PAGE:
Celebrations are a wonderful time to serve some tasty drinks but the same old same old can get boring after a while. Why not wow your guests with something unusual, and have them guessing the flavors that are teasing their senses? As an Indian girl who loves to not only play bartender but who also enjoys teasing the best notes out of all the wonderful spices we use in our cooking, here are my simple hacks to do both in style.
It’s easy if you follow our simple tips to use spices and other ingredients that feature prominently in Indian cuisine. We even have a couple of recipes for you to try, if you think you’re convinced and ready to go on a delicious adventure. So let’s begin; are you taking notes yet? You totally should be!
Yes, this is a common ingredient in mulled wine or Christmassy beverages but it’s time to pull out all the stops and experiment with it in slightly different ways. Have you ever thought of pairing cinnamon and vanilla? For a drink that’s rich, aromatic and creamy all at the same time, take your cue from The Bar in the UK, where their spiffy bartenders have come up with the Baileys Cinnamon Spice. It’s basically a combination of Baileys Original Irish Cream Liqueur and Smirnoff Vanilla that is designed to wow you with its nutty notes and fragrant, spicy, cinnamon finish. Sprinkled in its powdered form on top of the drink with a longish cinnamon stick acting as a swizzle stick, this cocktail will be a hit with those sporting an active sweet tooth.
This strong spice is used to stud glazed hams at Easter and features pretty often in hearty stews and curries. But what if you were to introduce it to some dark spirits like rum and apple brandy? MG Road, the bar and lounge in Asheville, North Carolina encourages its bartenders to mess around the plentiful spices from their sister establishment, the Indian street-food inspired restaurant Chai Pani. They came up with Camp David, a yummy drink made from rum, apple brandy, pineapple, clove, and longleaf pine. It’s complex and refreshing, with the fruity flavors marrying perfectly with the cloves and pine.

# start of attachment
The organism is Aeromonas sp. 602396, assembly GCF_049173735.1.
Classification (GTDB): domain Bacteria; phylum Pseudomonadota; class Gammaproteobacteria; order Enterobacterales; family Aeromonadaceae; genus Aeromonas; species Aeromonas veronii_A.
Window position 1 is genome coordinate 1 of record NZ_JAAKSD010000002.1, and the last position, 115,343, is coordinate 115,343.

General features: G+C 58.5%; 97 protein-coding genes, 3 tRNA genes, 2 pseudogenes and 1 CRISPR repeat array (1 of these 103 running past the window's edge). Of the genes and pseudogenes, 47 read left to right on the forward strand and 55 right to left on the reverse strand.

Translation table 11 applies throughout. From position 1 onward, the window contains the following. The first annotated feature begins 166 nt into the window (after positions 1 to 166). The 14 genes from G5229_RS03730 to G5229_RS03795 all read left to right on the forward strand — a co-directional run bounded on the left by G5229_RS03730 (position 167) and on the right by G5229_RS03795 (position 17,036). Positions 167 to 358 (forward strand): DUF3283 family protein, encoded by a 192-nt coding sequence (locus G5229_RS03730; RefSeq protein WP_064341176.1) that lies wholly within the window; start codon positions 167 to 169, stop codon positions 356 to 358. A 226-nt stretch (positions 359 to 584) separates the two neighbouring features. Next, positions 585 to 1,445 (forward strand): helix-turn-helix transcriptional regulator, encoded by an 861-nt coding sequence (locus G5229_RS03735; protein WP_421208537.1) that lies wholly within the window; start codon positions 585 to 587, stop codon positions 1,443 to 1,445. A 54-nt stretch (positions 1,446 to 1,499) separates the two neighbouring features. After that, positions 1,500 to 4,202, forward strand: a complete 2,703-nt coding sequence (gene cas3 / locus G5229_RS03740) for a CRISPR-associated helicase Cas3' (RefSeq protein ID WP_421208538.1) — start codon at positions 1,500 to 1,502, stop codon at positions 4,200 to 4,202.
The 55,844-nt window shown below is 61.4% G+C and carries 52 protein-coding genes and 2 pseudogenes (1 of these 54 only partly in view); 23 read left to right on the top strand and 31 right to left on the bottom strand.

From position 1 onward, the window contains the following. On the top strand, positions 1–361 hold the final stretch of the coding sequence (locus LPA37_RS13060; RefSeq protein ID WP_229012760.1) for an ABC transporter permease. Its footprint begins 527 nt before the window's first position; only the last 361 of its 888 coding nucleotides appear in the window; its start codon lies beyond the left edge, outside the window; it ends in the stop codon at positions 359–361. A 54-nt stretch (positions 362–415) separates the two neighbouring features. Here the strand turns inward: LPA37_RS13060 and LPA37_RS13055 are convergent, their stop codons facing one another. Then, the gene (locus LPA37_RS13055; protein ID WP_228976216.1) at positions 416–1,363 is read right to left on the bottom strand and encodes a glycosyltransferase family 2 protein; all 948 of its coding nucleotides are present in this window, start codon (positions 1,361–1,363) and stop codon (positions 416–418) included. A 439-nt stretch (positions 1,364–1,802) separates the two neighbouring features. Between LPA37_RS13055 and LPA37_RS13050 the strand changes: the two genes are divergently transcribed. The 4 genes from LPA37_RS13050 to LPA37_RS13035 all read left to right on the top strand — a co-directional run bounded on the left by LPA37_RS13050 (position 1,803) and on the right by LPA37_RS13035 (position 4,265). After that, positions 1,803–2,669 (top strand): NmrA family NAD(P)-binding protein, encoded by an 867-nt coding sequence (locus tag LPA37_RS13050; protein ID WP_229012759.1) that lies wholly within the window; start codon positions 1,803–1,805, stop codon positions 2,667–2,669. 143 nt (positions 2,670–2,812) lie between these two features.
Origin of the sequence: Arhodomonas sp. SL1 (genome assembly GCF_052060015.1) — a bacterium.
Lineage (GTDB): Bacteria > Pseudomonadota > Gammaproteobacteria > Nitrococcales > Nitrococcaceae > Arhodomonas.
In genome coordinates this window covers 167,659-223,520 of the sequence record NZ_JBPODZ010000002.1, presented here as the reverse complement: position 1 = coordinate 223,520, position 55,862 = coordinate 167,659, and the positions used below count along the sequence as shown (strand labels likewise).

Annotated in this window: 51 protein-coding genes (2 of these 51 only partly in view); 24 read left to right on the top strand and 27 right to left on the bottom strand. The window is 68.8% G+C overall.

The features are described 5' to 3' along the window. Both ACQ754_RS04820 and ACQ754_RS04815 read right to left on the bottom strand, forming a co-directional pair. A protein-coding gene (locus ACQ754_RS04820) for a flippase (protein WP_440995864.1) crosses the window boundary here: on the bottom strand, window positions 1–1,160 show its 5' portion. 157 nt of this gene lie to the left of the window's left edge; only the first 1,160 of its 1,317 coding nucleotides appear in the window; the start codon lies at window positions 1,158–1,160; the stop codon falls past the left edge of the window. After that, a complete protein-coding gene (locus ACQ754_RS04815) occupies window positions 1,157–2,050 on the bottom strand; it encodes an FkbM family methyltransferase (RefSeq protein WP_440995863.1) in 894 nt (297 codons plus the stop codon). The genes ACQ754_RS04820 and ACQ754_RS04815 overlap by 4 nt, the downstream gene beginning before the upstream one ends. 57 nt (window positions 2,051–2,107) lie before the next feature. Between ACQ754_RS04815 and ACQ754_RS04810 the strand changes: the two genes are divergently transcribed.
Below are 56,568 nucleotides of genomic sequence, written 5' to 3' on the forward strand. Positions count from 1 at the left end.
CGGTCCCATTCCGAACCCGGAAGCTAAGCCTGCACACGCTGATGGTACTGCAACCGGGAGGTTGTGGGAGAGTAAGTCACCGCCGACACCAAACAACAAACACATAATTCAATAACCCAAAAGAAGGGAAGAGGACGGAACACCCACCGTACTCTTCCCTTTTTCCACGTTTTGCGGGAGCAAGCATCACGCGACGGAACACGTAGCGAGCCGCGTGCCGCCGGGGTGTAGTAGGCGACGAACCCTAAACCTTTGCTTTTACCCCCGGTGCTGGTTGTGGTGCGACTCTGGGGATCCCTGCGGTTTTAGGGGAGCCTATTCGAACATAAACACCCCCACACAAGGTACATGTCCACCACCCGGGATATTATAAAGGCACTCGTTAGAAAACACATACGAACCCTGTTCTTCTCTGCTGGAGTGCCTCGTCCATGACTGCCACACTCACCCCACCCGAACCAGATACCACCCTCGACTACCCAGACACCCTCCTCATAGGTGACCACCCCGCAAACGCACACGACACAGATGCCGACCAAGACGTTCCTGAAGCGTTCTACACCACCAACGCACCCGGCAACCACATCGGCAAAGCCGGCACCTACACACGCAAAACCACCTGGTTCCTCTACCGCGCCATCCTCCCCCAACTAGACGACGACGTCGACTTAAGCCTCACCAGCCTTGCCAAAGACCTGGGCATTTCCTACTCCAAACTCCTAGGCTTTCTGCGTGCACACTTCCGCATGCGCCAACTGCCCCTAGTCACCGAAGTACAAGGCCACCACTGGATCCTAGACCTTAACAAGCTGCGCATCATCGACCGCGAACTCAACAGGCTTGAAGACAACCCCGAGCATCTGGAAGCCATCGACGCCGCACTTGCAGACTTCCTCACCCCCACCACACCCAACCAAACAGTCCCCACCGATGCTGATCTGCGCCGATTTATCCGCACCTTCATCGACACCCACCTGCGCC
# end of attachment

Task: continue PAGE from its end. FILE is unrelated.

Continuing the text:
Green Chili & Cilantro
NYC’s Indian restaurant Tabla may have shut its doors, much to the despair of its many fans, but not before we memorized executive chef Floyd Cardoz and beverage director, Leo Barrera’s recipe for a cooler that’s made by muddling cucumber, green chili pepper, and cilantro, adding some strong gin. Try it out at home if you want to experience the complex yet subtle marriage of cool cucumber and the strong herby notes of cilantro with the heat from the green chili.
For precise measurements, here’s the exact recipe:
Makes one cocktail
- 2 half-inch slices of cucumber
- 8 leaves fresh cilantro
- 2 quarter-inch slices of fresh green finger chili (any medium-mild chili, such as jalapeno or Anaheim can be substituted)
- 1 3/4 ounce gin (Tabla used Plymouth)
- 1/2 ounce fresh lime juice
- 1/2 ounce simple syrup
Muddle cucumber, cilantro, and chili in a cocktail shaker or mixing glass until well broken and slightly mashed. Add gin, lime, and simple syrup and shake vigorously. Strain into a double rocks glass, half filled with ice. Garnish with a slice of cucumber.
A souring agent used in several Indian dishes, this dried fruit is also a popular Indian street nibble. When used to make sweet and sour chutneys, it becomes the best accompaniment to several savory Indian snacks. We couldn’t resist the urge to replicate this Tamarind Margarita recipe at home, also borrowed from Tabla’s scintillating bar menu:
Makes one cocktail
- 1 1/2 ounces tequila (Tabla used Sauza Blanco)
- 1 ounce triple sec (Tabla used Luxardo, which is less sweet than Cointreau)
- 2 ounces lime juice
- 0.4 ounces orange juice
- 0.4 ounces simple syrup
- 0.2 ounces tamarind paste (available at Kalustyan's in NYC)
Shake tamarind paste with tequila and triple sec until dissolved. Add remaining ingredients. Shake well and pour into a salt-rimmed double rocks glass over ice. Garnish with a lime wheel.
We Indians can’t seem to get enough of these little dried green pods; the powdered seeds are heavily used in desserts, the entire pods are lightly bashed before being tempered and added to almost all dishes, rendering them fragrant for miles around, and the empty seed pods are never thrown away, just added to the tea leaf jar where they render the tea, beautifully aromatic. In a pinch, Indians are even known to chew on cardamom, which are covered in edible silver foil and carried in a little box—the most organic breath freshener ever!
Chic NYC townhouse bar and restaurant Greenwich Project, offers a refreshing Cardamom Collins that’s been created by their beverage director John McCarthy. Since imitation is the best form of flattery, copy their swagger by mixing vodka, fresh lemon juice and house-made cardamom syrup, then shaking, stirring and straining it to get a fizzy, citrusy drink best served in an ice-filled Collins glass, topped with soda water and garnished with a lemon wheel.
Are you feeling adequately adventurous after reading this? Expand our repertoire further by experimenting with other ingredients that Indian food is famous for: curry leaves, ginger, red chilies, black peppercorns, nutmeg. The Indian spice box is your magic lamp, use it to fashion your own take on creating cocktails and dreams, or better yet, cocktails that give you good dreams.